So let’s get back to why Mondays suck. Maybe you’re dreading the worst class of students in your career? What if you’re on a staff that has a poisonous atmosphere? What if you’re not a morning person and hate the alarm clock?
        Or is it cause you’re tired? Saturday and Sunday flew by and you’re wishing you could have another weekend. We’ve been there, for sure. Working on the weekends, working at nights, working over breaks, working over summer. No wonder we’re wanting another break to rest after our breaks … because we didn’t rest during our breaks. We need the rest. You might be burning your candle at both ends and it’s killing you.
        I want to do more than just survive. I want to be around people that are more than surviving. I chuckle at some of the online complaining memes, they’re funny and I connect with them. I’m becoming more aware, though, that not all of them are just funny, they are actually tearing us down. They are making us worse instead of stronger. It reminds me of the saying, “You show me your friends, I’ll show you your future.”
        You show me your memes, I’ll show you your future.
        So how can our collective voice as teachers be empowering, not just for our students, but for each other?
         So fellow teachers, we want to re-empower you with Monday. Each week you get a new opportunity of growing up humans who will change our world. Which means you get to go to bed Sunday night and wake up Monday morning and go to the best job in the world. Remember why you chose this calling and this calling chose you. You are awesome. You are the change. You are the ones who can encourage your fellow teachers. You can encourage your students. Your admin. Your custodians. Your parents. You are the change. So let’s stop the collective complaining and take charge of our Mondays again. We got this.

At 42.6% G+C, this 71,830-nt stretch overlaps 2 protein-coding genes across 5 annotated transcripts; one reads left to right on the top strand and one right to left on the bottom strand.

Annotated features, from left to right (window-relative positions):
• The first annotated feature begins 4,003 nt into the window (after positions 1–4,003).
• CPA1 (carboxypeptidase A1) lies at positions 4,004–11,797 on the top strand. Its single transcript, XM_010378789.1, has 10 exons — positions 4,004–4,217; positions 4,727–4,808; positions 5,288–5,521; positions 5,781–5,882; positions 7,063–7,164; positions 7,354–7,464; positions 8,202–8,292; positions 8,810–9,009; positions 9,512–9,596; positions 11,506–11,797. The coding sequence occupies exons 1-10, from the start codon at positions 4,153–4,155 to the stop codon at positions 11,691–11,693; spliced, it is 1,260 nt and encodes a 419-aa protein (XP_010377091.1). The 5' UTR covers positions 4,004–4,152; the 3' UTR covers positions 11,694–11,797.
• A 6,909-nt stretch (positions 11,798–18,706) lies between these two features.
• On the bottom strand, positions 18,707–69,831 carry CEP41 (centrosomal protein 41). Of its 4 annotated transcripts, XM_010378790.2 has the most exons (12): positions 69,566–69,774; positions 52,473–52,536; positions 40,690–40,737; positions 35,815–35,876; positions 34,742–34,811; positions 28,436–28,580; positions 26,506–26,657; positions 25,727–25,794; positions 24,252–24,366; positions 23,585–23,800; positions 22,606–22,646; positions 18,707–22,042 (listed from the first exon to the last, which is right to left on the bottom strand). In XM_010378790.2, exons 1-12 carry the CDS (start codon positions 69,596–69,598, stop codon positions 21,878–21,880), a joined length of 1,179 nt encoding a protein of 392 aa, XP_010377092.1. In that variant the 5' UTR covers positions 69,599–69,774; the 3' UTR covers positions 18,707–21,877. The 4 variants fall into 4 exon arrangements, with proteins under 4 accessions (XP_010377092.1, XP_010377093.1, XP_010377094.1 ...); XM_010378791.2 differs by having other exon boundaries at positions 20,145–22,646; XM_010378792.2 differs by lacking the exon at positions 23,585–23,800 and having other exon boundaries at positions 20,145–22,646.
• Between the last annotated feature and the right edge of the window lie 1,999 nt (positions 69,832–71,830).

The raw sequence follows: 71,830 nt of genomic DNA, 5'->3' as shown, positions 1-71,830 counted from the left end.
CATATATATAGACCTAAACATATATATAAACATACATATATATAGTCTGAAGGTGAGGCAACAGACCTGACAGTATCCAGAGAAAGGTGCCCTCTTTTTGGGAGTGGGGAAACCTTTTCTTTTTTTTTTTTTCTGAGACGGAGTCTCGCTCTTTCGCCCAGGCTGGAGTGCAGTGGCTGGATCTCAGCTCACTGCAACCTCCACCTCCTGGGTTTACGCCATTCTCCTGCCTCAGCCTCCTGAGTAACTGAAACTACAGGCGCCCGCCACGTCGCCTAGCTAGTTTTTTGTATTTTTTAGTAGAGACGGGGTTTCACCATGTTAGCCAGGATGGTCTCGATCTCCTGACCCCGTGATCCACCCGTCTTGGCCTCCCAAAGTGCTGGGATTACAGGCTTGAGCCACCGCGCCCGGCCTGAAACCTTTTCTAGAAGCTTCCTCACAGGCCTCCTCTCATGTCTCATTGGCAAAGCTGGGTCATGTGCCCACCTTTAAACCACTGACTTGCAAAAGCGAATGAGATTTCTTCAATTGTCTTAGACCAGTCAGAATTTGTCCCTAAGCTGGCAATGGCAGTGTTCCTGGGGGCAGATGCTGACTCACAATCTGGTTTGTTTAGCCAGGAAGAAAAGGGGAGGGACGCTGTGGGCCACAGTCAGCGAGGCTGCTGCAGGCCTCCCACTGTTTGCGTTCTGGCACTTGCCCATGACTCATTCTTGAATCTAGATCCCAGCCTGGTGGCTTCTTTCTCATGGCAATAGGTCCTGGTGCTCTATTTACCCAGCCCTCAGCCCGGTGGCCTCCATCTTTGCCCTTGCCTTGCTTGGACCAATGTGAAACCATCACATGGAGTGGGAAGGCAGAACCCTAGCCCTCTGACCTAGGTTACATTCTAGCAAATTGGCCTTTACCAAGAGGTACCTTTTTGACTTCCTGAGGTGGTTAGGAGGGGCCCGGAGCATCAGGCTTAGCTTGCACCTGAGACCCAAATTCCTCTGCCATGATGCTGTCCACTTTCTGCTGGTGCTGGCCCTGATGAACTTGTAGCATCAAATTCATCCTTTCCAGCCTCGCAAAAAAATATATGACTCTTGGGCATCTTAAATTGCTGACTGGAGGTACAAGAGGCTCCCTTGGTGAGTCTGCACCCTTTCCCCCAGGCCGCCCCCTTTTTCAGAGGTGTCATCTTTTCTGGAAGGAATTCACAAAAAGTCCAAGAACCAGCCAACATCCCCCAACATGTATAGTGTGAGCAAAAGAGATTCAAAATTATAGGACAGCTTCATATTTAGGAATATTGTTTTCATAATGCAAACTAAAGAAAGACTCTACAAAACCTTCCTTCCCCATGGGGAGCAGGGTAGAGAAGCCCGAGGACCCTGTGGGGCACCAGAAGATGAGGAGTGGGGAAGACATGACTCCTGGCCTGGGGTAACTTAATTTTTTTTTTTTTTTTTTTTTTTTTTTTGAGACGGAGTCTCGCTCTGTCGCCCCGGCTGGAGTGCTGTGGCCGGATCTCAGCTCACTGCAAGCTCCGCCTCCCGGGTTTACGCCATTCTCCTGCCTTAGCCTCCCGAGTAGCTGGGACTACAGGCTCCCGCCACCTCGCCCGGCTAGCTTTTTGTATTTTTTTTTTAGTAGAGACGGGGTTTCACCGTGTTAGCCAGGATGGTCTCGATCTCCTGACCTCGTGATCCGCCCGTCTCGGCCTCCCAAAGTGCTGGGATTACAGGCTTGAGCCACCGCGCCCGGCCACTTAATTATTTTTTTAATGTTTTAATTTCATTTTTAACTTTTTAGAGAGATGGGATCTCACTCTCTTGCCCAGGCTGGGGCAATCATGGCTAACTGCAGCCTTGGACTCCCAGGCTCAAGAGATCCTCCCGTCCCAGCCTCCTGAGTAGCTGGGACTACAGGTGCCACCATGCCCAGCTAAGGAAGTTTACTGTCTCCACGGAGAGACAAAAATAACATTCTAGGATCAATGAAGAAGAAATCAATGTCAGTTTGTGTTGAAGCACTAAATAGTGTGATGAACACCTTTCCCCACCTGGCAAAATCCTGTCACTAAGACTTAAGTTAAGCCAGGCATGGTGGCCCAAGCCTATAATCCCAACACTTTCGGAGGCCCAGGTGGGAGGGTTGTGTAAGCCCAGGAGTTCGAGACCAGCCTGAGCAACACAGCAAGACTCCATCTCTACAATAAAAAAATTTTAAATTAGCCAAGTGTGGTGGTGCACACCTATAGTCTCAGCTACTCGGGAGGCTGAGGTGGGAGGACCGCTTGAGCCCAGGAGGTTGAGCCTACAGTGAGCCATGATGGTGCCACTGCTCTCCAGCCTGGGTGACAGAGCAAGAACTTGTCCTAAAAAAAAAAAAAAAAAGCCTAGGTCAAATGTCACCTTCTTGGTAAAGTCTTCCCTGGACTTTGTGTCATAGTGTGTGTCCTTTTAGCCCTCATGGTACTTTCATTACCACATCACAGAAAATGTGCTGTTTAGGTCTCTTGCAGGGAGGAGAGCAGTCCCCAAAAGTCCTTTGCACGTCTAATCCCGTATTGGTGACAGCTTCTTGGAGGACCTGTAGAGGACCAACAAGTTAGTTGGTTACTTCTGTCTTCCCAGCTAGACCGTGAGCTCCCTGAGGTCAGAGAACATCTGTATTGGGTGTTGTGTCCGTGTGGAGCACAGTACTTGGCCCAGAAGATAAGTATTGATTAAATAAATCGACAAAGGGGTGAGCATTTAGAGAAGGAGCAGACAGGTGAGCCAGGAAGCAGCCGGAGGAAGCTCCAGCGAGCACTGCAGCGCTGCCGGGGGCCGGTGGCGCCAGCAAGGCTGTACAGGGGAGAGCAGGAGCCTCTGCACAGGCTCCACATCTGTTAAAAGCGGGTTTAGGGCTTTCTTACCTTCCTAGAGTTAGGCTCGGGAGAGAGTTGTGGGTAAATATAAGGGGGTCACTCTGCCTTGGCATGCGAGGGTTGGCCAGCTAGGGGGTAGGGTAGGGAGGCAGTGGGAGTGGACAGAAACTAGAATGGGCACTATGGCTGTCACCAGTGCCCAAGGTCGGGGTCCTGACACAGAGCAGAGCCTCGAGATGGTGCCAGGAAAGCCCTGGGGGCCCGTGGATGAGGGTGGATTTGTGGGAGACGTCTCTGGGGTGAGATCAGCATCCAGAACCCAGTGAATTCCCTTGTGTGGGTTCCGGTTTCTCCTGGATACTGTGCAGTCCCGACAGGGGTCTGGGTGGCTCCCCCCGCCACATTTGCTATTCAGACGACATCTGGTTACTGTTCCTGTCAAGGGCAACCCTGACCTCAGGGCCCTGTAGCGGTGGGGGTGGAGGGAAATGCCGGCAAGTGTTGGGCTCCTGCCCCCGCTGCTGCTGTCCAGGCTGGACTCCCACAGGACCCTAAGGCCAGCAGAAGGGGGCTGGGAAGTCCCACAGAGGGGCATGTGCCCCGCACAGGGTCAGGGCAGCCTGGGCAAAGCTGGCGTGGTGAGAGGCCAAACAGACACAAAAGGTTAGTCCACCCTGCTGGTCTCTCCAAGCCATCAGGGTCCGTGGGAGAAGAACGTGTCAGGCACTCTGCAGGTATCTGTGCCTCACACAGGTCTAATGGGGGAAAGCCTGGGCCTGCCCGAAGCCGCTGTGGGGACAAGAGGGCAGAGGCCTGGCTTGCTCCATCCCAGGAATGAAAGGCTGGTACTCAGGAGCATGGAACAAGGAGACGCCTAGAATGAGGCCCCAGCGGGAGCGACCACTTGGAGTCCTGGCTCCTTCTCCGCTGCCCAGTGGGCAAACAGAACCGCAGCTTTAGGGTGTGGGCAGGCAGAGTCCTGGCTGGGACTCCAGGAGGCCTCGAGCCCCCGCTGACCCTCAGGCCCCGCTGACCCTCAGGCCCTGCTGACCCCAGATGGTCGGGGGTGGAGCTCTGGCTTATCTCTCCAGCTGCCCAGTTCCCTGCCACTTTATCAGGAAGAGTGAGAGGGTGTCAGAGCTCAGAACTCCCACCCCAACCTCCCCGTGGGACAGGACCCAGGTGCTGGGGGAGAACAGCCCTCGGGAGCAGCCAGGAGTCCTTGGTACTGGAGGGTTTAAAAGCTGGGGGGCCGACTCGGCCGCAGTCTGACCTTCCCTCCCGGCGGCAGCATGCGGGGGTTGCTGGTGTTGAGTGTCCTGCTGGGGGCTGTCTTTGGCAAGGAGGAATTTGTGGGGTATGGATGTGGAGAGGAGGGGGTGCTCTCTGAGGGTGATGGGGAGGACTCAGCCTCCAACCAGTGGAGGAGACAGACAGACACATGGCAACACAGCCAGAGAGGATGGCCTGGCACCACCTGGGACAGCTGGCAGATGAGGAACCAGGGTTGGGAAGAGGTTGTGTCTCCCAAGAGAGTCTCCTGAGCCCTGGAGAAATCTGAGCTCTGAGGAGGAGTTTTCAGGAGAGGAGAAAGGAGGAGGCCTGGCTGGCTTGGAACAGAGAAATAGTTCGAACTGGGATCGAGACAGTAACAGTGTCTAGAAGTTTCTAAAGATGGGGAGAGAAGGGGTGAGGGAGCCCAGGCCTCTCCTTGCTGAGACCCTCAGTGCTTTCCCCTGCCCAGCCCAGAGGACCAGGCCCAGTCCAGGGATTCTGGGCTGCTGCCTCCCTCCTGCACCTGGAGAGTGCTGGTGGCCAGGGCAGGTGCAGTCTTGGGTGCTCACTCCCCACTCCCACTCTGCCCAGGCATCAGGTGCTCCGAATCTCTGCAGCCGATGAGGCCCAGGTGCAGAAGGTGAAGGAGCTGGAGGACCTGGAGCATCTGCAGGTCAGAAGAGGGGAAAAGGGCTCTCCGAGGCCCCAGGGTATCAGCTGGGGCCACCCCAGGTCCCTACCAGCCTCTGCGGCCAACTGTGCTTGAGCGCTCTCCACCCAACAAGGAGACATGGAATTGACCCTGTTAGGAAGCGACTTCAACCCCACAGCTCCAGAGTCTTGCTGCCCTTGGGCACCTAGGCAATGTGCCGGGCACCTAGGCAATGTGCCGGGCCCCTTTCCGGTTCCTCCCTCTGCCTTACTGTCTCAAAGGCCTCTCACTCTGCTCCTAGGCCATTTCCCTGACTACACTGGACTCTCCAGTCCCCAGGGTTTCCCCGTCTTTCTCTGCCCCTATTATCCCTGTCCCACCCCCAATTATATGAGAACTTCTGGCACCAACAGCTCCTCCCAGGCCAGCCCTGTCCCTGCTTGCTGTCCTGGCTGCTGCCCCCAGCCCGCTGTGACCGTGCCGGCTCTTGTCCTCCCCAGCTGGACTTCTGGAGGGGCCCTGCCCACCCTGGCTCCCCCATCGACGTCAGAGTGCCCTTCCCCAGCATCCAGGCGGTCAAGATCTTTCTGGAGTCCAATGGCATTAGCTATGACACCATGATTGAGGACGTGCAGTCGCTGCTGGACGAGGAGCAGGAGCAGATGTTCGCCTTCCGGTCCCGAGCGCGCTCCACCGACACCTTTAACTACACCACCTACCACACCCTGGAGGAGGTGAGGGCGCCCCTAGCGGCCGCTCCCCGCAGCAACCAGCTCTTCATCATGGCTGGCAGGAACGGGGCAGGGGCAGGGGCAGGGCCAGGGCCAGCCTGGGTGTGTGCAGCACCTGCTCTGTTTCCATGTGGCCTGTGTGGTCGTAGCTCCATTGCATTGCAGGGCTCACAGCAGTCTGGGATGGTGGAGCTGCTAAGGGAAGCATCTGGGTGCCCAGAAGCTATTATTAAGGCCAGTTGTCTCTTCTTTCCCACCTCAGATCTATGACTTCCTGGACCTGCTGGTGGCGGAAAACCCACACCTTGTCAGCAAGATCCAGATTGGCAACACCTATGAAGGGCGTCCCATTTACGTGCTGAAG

Conversation of the Day: What do you love about teaching that you get to do on Mondays?
          Hop on over to watch the video and share your thoughts in the conversation.

Finding Your Best Yes (Episode 36)

        The 19th installment in our series: How to Leave on Time and NEVER Take Papers Home Again ... Today, we’re gonna help you find Your Best Yes.
      Watch the YouTube video here >>> https://youtu.be/CpJJrkD4M60

      I got this catch phrase from the book The Best Yes by Lysa Terkurst, and she's from our town. I'll be up front and confess that during this phase in my life audiobooks are the only way I can get my reading in. So I read her book and pretty much remember only the title. But the title and the main idea have made their way into our vocabulary and are helping us focus.
 We're back with the 19th installment in our series "How to Leave on Time and NEVER Take Papers Home Again." Today, we’re gonna talk about how a simple question can help you focus on what you should be doing.        Here’s the way this simple question works: at any point during your day, you can ask yourself, “Is what I’m doing ‘my best yes’?” Because if I’m saying “yes” to this task, I’m saying “no” to other tasks. It’s being self-aware of what I’m doing and taking charge of my moments.
        Maybe school got out 20 minutes ago and we’re vegging on Instagram before we start plugging away at our never-ending to-do list. This question we would ask, “Is this my best yes?” If you answer “no,” then you ask yourself, “What would my best yes be?” And you go do that. There’s nothing wrong with vegging for a few minutes, just be aware of what you’re doing and say, “Yes, vegging for 5 minutes is my best yes right now. Set my alarm for 5 minutes of vegging, then choose a new best yes.”
        Or maybe you’ve got four important planning tasks to choose from. Before you dive right in, you could ask, “Which one is my best yes for right now?” Which one do I have enough time for right now? Which one do I have the energy for right now? Which one is super urgent and has to get done? Which one am I procrastinating doing but really should do? It’s self-awareness. I think we can get so wrapped up inside ourselves that we need to stop and see ourselves and our situation from the outside so we can breathe, then do the best yes.
        So it’s a simple question with a deep process. “Is this my best yes?” This is just one more tool to help us not let all our time slip through our fingers each day.